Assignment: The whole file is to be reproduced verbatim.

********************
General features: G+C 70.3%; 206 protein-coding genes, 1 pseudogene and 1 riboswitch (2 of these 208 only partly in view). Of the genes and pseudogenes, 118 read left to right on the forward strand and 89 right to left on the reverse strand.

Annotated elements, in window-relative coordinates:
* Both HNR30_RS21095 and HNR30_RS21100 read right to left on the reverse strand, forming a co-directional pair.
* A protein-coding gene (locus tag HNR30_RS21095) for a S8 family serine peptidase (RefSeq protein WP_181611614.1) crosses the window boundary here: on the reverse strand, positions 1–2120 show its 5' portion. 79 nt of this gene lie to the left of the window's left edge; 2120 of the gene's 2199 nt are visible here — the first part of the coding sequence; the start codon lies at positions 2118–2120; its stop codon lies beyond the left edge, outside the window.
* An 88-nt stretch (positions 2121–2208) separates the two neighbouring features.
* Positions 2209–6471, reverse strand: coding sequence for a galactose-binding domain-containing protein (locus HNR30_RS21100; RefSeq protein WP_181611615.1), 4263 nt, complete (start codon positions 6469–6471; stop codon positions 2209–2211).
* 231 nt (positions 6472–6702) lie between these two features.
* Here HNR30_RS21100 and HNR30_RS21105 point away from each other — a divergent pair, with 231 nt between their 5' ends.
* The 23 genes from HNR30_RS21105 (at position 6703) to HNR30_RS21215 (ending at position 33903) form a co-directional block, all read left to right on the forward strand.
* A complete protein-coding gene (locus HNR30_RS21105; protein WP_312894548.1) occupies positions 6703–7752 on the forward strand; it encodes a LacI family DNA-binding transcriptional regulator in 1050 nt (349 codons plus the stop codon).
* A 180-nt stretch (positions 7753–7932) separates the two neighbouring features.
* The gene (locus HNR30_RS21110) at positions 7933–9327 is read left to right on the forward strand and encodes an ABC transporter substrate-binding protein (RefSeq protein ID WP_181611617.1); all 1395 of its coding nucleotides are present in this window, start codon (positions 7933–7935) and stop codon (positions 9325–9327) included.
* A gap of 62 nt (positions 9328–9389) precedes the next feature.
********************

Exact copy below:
General features: G+C 70.3%; 206 protein-coding genes, 1 pseudogene and 1 riboswitch (2 of these 208 only partly in view). Of the genes and pseudogenes, 118 read left to right on the forward strand and 89 right to left on the reverse strand.

Annotated elements, in window-relative coordinates:
* Both HNR30_RS21095 and HNR30_RS21100 read right to left on the reverse strand, forming a co-directional pair.
* A protein-coding gene (locus tag HNR30_RS21095) for a S8 family serine peptidase (RefSeq protein WP_181611614.1) crosses the window boundary here: on the reverse strand, positions 1–2120 show its 5' portion. 79 nt of this gene lie to the left of the window's left edge; 2120 of the gene's 2199 nt are visible here — the first part of the coding sequence; the start codon lies at positions 2118–2120; its stop codon lies beyond the left edge, outside the window.
* An 88-nt stretch (positions 2121–2208) separates the two neighbouring features.
* Positions 2209–6471, reverse strand: coding sequence for a galactose-binding domain-containing protein (locus HNR30_RS21100; RefSeq protein WP_181611615.1), 4263 nt, complete (start codon positions 6469–6471; stop codon positions 2209–2211).
* 231 nt (positions 6472–6702) lie between these two features.
* Here HNR30_RS21100 and HNR30_RS21105 point away from each other — a divergent pair, with 231 nt between their 5' ends.
* The 23 genes from HNR30_RS21105 (at position 6703) to HNR30_RS21215 (ending at position 33903) form a co-directional block, all read left to right on the forward strand.
* A complete protein-coding gene (locus HNR30_RS21105; protein WP_312894548.1) occupies positions 6703–7752 on the forward strand; it encodes a LacI family DNA-binding transcriptional regulator in 1050 nt (349 codons plus the stop codon).
* A 180-nt stretch (positions 7753–7932) separates the two neighbouring features.
* The gene (locus HNR30_RS21110) at positions 7933–9327 is read left to right on the forward strand and encodes an ABC transporter substrate-binding protein (RefSeq protein ID WP_181611617.1); all 1395 of its coding nucleotides are present in this window, start codon (positions 7933–7935) and stop codon (positions 9325–9327) included.
* A gap of 62 nt (positions 9328–9389) precedes the next feature.